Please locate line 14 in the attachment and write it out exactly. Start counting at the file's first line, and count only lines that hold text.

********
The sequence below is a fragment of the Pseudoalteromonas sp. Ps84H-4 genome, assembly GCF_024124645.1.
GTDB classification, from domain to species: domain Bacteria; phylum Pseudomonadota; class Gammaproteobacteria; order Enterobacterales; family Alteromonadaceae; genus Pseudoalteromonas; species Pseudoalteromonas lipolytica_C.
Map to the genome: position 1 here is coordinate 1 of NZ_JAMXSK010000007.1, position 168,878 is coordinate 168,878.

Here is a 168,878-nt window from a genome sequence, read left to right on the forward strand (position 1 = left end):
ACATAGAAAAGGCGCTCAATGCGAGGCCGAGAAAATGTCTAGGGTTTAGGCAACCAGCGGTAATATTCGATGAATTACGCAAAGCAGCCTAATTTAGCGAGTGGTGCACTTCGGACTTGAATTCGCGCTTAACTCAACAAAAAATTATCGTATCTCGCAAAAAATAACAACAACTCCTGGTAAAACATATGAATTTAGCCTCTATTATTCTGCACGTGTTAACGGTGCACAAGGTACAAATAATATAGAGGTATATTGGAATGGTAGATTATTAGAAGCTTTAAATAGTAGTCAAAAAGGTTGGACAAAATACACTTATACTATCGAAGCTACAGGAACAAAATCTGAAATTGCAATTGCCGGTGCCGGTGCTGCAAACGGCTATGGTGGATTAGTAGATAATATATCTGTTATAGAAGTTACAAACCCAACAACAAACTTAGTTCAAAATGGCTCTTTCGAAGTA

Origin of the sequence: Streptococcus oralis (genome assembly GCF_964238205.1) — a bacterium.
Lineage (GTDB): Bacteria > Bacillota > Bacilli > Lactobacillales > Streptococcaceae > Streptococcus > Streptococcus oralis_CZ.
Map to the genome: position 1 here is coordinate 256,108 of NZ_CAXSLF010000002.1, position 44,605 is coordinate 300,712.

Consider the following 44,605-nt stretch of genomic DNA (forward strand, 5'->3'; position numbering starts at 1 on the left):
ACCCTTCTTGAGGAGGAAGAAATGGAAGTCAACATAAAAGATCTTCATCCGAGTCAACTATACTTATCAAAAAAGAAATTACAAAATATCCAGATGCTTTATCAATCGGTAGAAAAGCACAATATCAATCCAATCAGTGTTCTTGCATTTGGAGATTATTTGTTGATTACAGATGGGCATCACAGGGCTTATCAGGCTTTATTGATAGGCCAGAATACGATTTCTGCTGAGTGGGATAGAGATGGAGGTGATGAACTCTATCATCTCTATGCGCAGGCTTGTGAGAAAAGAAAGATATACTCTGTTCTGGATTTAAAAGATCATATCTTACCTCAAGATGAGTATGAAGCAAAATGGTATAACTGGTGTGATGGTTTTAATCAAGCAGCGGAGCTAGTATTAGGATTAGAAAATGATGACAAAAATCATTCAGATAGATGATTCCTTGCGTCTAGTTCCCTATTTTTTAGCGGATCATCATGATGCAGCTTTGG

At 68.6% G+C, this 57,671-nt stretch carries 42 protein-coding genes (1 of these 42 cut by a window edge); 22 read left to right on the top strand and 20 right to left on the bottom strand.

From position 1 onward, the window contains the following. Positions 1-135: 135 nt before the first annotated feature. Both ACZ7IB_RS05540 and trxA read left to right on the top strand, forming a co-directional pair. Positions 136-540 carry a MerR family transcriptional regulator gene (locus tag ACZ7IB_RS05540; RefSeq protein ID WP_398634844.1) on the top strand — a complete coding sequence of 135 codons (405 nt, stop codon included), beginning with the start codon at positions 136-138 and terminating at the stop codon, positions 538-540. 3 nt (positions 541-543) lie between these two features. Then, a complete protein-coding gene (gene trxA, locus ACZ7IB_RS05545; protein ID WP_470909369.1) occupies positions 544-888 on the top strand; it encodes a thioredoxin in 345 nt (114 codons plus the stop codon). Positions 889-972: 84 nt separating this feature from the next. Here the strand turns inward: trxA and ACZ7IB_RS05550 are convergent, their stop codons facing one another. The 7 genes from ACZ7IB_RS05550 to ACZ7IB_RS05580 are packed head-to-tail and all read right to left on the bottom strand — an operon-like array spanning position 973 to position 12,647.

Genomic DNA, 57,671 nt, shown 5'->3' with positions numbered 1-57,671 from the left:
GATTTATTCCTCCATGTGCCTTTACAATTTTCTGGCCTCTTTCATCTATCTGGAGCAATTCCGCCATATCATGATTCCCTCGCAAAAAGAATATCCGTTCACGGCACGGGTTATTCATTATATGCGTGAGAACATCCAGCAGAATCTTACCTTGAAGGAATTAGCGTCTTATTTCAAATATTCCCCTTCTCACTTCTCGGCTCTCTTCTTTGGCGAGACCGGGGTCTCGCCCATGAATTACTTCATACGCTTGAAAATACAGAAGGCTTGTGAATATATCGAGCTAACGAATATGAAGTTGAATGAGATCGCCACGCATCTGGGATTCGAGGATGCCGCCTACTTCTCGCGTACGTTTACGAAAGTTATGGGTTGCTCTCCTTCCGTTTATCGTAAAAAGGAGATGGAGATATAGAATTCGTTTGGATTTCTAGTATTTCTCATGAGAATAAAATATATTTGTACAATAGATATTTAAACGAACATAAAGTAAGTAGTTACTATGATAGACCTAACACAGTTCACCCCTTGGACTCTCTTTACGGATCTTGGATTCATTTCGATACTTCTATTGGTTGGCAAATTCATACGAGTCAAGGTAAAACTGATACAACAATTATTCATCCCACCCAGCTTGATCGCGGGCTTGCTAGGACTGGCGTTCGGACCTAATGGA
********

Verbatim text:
GATTTATTCCTCCATGTGCCTTTACAATTTTCTGGCCTCTTTCATCTATCTGGAGCAATTCCGCCATATCATGATTCCCTCGCAAAAAGAATATCCGTTCACGGCACGGGTTATTCATTATATGCGTGAGAACATCCAGCAGAATCTTACCTTGAAGGAATTAGCGTCTTATTTCAAATATTCCCCTTCTCACTTCTCGGCTCTCTTCTTTGGCGAGACCGGGGTCTCGCCCATGAATTACTTCATACGCTTGAAAATACAGAAGGCTTGTGAATATATCGAGCTAACGAATATGAAGTTGAATGAGATCGCCACGCATCTGGGATTCGAGGATGCCGCCTACTTCTCGCGTACGTTTACGAAAGTTATGGGTTGCTCTCCTTCCGTTTATCGTAAAAAGGAGATGGAGATATAGAATTCGTTTGGATTTCTAGTATTTCTCATGAGAATAAAATATATTTGTACAATAGATATTTAAACGAACATAAAGTAAGTAGTTACTATGATAGACCTAACACAGTTCACCCCTTGGACTCTCTTTACGGATCTTGGATTCATTTCGATACTTCTATTGGTTGGCAAATTCATACGAGTCAAGGTAAAACTGATACAACAATTATTCATCCCACCCAGCTTGATCGCGGGCTTGCTAGGACTGGCGTTCGGACCTAATGGA